Now we need to adjust the size of the monitor window if the active source rectangle has changed size (that is, if myNewActiveVideoRect differs from gActiveVideoRect). Listing 8 shows the code we execute in that case.

Listing 8: Adjusting the size of the monitor window

QTCap_GetVideoSettings

if (!MacEqualRect(&gActiveVideoRect, &myNewActiveVideoRect)) 
{
   short         myDivisor = 1;      // assume gFullSize

   if (gQuarterSize)
      myDivisor = 4;
   else if (gHalfSize)
      myDivisor = 2;

   myWidth = (myNewActiveVideoRect.right – 
                     myNewActiveVideoRect.left) / myDivisor;
   myHeight = (myNewActiveVideoRect.bottom – 
                     myNewActiveVideoRect.top) / myDivisor;

   gActiveVideoRect = myNewActiveVideoRect;
   SizeWindow(GetDialogWindow(gMonitor), myWidth, myHeight, 
            false);

   GetPortBounds(GetDialogPort(gMonitor), &myRect);
   SGSetChannelBounds(gVideoChannel, &myRect);
}

Note that we resize the monitor window and then reset the display boundary rectangle. Listing 9 shows our complete definition of QTCap_GetVideoSettings.

Listing 9: Displaying the video settings dialog box

QTCap_GetVideoSettings

void QTCap_GetVideoSettings (void)
{
   Rect                        myNewActiveVideoRect;
   short                       myWidth, myHeight;
   GrafPtr                     mySavedPort;
   SGModalFilterUPP            myFilterUPP = NULL;
   Rect                        myRect;
   ComponentResult             myErr = noErr;

   // get our current state
   GetPort(&mySavedPort);

   // pause previewing
   SGPause(gSeqGrabber, true);

   // display the video settings dialog box
   myErr = QTCap_GetChannelSettings(gVideoChannel);
   if (myErr != noErr)
      goto bail;

   // retrieve the user’s choices
   SGGetSrcVideoBounds(gVideoChannel, &myNewActiveVideoRect);

   // set up our port
   SetPortDialogPort(gMonitor);

   // has our active rectangle changed?
   // if so, it’s because our video standard changed (e.g., NTSC to PAL) 
   // and we need to adjust our monitor window
   if (!MacEqualRect(&gActiveVideoRect, 
            &myNewActiveVideoRect)) {
      short         myDivisor = 1;      // assume gFullSize

      if (gQuarterSize)
         myDivisor = 4;
      else if (gHalfSize)
         myDivisor = 2;

      myWidth = (myNewActiveVideoRect.right – 
                        myNewActiveVideoRect.left) / myDivisor;
      myHeight = (myNewActiveVideoRect.bottom – 
                        myNewActiveVideoRect.top) / myDivisor;

      gActiveVideoRect = myNewActiveVideoRect;
      SizeWindow(GetDialogWindow(gMonitor), myWidth, myHeight, 
            false);

      GetPortBounds(GetDialogPort(gMonitor), &myRect);
      SGSetChannelBounds(gVideoChannel, &myRect);
   }

bail:
   MacSetPort(mySavedPort);

#if !TARGET_OS_MAC
   // this is necessary, for now, to get the grab to start again after the dialog goes away;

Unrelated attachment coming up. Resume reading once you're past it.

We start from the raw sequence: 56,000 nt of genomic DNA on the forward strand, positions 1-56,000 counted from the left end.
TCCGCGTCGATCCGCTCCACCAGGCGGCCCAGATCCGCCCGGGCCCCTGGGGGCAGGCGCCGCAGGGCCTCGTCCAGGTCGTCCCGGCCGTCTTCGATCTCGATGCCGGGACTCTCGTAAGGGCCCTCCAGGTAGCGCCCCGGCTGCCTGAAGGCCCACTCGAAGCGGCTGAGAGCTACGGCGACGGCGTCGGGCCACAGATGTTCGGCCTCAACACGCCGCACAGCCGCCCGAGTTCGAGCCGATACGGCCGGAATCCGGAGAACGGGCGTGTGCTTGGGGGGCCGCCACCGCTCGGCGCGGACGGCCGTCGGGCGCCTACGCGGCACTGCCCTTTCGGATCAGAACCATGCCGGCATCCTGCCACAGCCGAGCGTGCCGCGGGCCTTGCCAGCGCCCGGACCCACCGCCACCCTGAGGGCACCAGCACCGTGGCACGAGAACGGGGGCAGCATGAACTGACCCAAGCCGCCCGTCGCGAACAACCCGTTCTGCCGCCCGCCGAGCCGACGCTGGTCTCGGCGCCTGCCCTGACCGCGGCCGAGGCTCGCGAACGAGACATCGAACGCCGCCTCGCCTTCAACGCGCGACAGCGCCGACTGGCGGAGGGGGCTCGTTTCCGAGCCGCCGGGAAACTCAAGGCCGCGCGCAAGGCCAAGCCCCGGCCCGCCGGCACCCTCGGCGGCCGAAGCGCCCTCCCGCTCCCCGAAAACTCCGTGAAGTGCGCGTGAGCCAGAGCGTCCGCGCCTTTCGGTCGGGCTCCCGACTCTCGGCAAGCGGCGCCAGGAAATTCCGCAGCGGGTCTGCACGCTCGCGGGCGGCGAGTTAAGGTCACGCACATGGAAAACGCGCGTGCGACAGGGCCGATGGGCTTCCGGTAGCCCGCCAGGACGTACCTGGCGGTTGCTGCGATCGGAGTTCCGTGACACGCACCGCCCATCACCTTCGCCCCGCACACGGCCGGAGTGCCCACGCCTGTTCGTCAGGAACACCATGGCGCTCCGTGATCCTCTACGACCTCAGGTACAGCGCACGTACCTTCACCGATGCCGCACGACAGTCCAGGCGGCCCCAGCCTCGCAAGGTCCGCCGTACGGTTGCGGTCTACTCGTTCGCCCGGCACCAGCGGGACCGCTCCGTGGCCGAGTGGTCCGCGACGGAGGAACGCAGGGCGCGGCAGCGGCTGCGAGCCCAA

// for some reason the video destRect never gets reset to point back to the monitor 
   // window
   SGSetChannelBounds(gVideoChannel, &(gMonitor->portRect));
#endif

   // restart previewing
   SGPause(gSeqGrabber, false);
}

As you can see, on Windows we call SGSetChannelBounds to reset the channel bounds rectangle to the size of the monitor window.

Monitor Window Size

While we’re on the subject of resizing the monitor window to fit the active source rectangle, let’s see how QTCapture handles the three menu items that adjust the size of the monitor window. The application function QTApp_HandleMenu contains the lines of code shown in Listing 10.

Listing 10: Handling the size-related menu items

QTCap_GetVideoSettings

case IDM_QUARTER_SIZE:
   QTCap_ResizeMonitorWindow(4);
   myIsHandled = true;
   break;

case IDM_HALF_SIZE:
   QTCap_ResizeMonitorWindow(2);
   myIsHandled = true;
   break;

case IDM_FULL_SIZE:
   QTCap_ResizeMonitorWindow(1);
   myIsHandled = true;
   break;

In all three cases, we call the function QTCap_ResizeMonitorWindow, passing in the appropriate divisor. QTCap_ResizeMonitorWindow is defined in Listing 11; it should be fairly clear, given the similar code we just encountered in Listing 9.

Listing 11: Resizing the monitor window

QTCap_ResizeMonitorWindow

void QTCap_ResizeMonitorWindow (short theDivisor)
{
   Rect                        myRect;
   short                     myWidth, myHeight;
   GrafPtr                  mySavedPort;
   ComponentResult         myErr = noErr;

   // calculate the new width and height
   myWidth = (gActiveVideoRect.right - gActiveVideoRect.left) 
            / theDivisor;
   myHeight = (gActiveVideoRect.bottom - gActiveVideoRect.top) 
            / theDivisor;

   gQuarterSize = (theDivisor == 4);
   gHalfSize = (theDivisor == 2);
   gFullSize = (theDivisor == 1);

   // resize the monitor window